Figure 1. Incidence of decay (infected wounds, %) on “Navelina” oranges treated with quercetin, scopoletin or scoparone (100 µg/wound), inoculated with Penicillium digitatum, and incubated at 24 ± 1 °C for 14 days. Untreated fruits served as a control. Each value corresponds to the mean of three replicates ± standard error of the mean (SEM). Means separation according to Fisher’s Least Significant Difference (LSD).
Figure 1. Incidence of decay (infected wounds, %) on “Navelina” oranges treated with quercetin, scopoletin or scoparone (100 µg/wound), inoculated with Penicillium digitatum, and incubated at 24 ± 1 °C for 14 days. Untreated fruits served as a control. Each value corresponds to the mean of three replicates ± standard error of the mean (SEM). Means separation according to Fisher’s Least Significant Difference (LSD).
Molecules 19 12500 g001
Figure 2. Disease severity (lesion diameter, mm) on “Navelina” oranges treated with quercetin, scopoletin or scoparone (100 µg/wound), inoculated with Penicillium digitatum and incubated at 24 ± 1 °C for 14 days. Untreated fruits served as a control. Each value corresponds to the mean of three replicates ± standard error of the mean (SEM). Means separation according to Fisher’s Least Significant Difference (LSD).
Figure 2. Disease severity (lesion diameter, mm) on “Navelina” oranges treated with quercetin, scopoletin or scoparone (100 µg/wound), inoculated with Penicillium digitatum and incubated at 24 ± 1 °C for 14 days. Untreated fruits served as a control. Each value corresponds to the mean of three replicates ± standard error of the mean (SEM). Means separation according to Fisher’s Least Significant Difference (LSD).
Molecules 19 12500 g002
The role of phenolic compounds in defense mechanisms against pathogens is well known. In particular, quercetin efficacy in reducing apple blue mould incidence and severity has already been reported [15], and results were similar to those recorded in the present study on oranges cv. Navelina. Scopoletin and scoparone induction as alternative control means against blue and green mould of oranges has been also extensively studied [12,23,24,25], however, to date there are no reports on their exogenous application on oranges. Tested phenolics seem to be more effective in vivo than in vitro. This behavior might be a consequence of: (i) the activation of orange defensive genes; (ii) the addition to phenolics already present in the host, thus reaching a concentration toxic to the fungus; (iii) the lack of detoxification mechanisms in the pathogen for the unknown added compounds; (iv) the interaction with one or more of the pre-existing compounds in fruit tissues, thus forming a new toxic compound.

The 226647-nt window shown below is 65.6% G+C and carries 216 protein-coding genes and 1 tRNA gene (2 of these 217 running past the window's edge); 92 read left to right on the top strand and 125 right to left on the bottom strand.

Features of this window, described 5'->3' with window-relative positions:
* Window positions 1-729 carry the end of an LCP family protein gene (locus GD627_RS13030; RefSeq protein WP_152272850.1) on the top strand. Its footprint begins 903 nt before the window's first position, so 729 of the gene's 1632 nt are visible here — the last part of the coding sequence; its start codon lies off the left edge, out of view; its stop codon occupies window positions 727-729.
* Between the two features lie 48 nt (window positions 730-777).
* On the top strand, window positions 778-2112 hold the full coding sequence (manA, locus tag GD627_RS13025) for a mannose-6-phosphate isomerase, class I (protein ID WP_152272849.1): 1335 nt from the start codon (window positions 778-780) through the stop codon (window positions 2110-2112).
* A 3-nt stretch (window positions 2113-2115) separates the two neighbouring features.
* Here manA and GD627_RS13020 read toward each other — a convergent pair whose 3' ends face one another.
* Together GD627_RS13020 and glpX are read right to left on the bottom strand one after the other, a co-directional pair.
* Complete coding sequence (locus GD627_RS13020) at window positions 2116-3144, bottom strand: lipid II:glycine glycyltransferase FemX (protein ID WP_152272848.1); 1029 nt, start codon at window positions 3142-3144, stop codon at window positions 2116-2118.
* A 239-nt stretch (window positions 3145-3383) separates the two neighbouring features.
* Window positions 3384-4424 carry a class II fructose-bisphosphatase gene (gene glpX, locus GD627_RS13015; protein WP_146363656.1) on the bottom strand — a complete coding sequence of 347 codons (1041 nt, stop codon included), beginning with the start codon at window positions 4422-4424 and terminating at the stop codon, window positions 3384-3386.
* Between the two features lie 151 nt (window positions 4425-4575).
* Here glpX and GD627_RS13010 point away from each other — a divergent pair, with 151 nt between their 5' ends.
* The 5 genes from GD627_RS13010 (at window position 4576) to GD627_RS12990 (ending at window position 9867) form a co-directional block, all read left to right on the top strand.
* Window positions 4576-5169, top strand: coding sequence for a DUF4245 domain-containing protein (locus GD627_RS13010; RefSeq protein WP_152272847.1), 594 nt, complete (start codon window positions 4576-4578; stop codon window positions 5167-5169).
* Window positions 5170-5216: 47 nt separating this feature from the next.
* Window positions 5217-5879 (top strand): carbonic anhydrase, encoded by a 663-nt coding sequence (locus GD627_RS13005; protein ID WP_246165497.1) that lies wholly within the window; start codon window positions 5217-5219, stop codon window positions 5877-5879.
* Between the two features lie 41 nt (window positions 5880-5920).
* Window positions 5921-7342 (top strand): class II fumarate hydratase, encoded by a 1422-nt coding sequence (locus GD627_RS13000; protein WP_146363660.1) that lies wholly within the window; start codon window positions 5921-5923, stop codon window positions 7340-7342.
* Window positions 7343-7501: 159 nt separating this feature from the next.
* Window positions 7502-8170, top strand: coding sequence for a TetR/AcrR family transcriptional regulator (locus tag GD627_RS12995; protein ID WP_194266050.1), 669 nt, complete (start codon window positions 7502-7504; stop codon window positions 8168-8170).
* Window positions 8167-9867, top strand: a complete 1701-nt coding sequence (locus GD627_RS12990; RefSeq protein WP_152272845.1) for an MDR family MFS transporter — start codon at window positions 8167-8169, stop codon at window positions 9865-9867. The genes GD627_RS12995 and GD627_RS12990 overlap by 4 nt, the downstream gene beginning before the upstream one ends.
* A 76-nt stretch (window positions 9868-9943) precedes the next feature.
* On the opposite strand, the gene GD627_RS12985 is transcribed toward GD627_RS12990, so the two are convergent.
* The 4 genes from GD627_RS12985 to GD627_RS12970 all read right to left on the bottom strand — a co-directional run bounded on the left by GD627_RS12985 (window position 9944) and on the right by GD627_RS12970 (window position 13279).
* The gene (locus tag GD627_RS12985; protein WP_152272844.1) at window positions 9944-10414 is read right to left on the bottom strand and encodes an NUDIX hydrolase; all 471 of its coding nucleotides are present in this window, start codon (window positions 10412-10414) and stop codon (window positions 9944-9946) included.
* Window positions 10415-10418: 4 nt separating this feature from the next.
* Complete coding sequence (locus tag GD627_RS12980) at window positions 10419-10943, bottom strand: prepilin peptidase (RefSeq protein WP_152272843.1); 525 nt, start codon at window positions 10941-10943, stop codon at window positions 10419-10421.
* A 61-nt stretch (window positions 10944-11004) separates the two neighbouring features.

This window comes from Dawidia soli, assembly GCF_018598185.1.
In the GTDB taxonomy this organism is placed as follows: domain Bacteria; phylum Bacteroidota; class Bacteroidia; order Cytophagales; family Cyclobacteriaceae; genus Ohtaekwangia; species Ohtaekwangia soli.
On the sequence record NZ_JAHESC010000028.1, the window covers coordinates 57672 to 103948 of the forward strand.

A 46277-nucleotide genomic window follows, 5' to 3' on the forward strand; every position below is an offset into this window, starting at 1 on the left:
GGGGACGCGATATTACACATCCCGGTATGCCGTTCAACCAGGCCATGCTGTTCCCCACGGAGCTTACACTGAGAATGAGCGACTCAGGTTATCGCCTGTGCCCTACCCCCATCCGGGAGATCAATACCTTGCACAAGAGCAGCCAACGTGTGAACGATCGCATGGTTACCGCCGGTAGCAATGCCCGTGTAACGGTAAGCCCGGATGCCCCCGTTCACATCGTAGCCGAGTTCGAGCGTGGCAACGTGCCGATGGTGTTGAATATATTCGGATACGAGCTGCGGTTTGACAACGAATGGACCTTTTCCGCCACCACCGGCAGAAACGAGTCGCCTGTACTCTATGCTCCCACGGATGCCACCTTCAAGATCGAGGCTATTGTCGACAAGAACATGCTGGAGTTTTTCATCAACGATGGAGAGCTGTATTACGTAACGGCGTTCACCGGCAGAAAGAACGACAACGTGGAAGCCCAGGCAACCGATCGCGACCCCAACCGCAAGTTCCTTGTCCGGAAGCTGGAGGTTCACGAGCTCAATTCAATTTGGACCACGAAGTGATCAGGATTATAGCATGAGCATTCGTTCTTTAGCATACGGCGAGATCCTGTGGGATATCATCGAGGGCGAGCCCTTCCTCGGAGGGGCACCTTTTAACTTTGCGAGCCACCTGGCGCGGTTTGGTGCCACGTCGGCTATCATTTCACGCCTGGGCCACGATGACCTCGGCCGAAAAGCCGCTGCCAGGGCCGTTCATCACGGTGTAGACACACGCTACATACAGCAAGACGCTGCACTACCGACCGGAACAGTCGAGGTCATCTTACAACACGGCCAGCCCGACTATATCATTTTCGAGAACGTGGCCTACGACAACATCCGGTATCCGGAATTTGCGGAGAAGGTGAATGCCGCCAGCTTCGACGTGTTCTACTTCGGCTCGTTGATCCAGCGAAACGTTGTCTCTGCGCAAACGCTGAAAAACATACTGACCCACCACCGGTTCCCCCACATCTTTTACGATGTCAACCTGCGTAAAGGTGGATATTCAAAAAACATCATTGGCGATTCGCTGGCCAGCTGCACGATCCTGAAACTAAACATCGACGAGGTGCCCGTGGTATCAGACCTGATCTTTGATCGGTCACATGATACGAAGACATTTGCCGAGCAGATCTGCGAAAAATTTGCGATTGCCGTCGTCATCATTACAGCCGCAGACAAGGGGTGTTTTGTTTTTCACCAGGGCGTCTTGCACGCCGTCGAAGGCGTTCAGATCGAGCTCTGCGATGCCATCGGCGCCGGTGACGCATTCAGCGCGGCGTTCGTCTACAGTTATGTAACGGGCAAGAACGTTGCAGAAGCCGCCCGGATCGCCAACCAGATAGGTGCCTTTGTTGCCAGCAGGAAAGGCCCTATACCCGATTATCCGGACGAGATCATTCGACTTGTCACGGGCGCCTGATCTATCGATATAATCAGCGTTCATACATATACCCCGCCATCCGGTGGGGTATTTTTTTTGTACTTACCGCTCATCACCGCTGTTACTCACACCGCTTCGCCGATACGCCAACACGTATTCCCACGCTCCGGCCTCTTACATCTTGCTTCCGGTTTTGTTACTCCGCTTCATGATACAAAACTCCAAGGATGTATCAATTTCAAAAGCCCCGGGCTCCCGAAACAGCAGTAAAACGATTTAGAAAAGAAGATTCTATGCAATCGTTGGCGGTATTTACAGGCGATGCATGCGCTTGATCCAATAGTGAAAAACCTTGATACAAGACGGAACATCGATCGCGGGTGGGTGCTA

As well known, during ripening the phenolic profile of fruit skin changes markedly, with a consistent content reduction in mature fruit [26], which becomes at the same time more susceptible to infections. Considering that the inner white layer of citrus peel (albedo) produces quercetin, scoparone, and scopoletin at concentrations even of 80–140 µg/g DW [9,27], it could be conceivable that, with the addition of the tested compounds, a phenolic concentration toxic to the pathogen was restored.
The ability of quercetin to induce resistance to P. expansum in apples has been demonstrated [28]. Furthermore, it proved to reduce pathogen toxigenic ability by acting on the biosynthetic pathway of patulin [29], which has not only a health significance, but also was recently classified as a pathogenicity/virulence factor [30].
P. digitatum usually needs a wound to initiate the infection process. Harvest and postharvest fruit handling frequently produces wounds on fruit, especially when the peduncle is present. In addition, the environment in the degreening room (warm temperature and high humidity) is ideal for the proliferation of microorganisms and the ineffective sanitizing of packinghouse dump tanks, flumes and hydrocoolers might further promote infection by pathogens. Thus, careful handling of fruits and hygiene of the packing line are of crucial importance in preventing rot development. For instance, water should be treated (either chemically or physically) to prevent unintentional contamination of clean produce [31]. In this context, the use of alternative compounds, such as quercetin, scopoletin or scoparone, might be an interesting alternative to the chemicals currently used, such as chlorine. In fact, our substances showed a promising activity on “Navelina” oranges at an inoculum concentration (5 × 104 conidia/mL) superior to the one commonly present in the floating water (103 conidia/mL) of numerous packinghouses [32]. Moreover, in recent years plant-derived compounds have grown in popularity among consumers [33], especially for their presumed anti-inflammatory and antioxidant properties [34], although toxicity of most plant products for their use as food components has not been proved yet.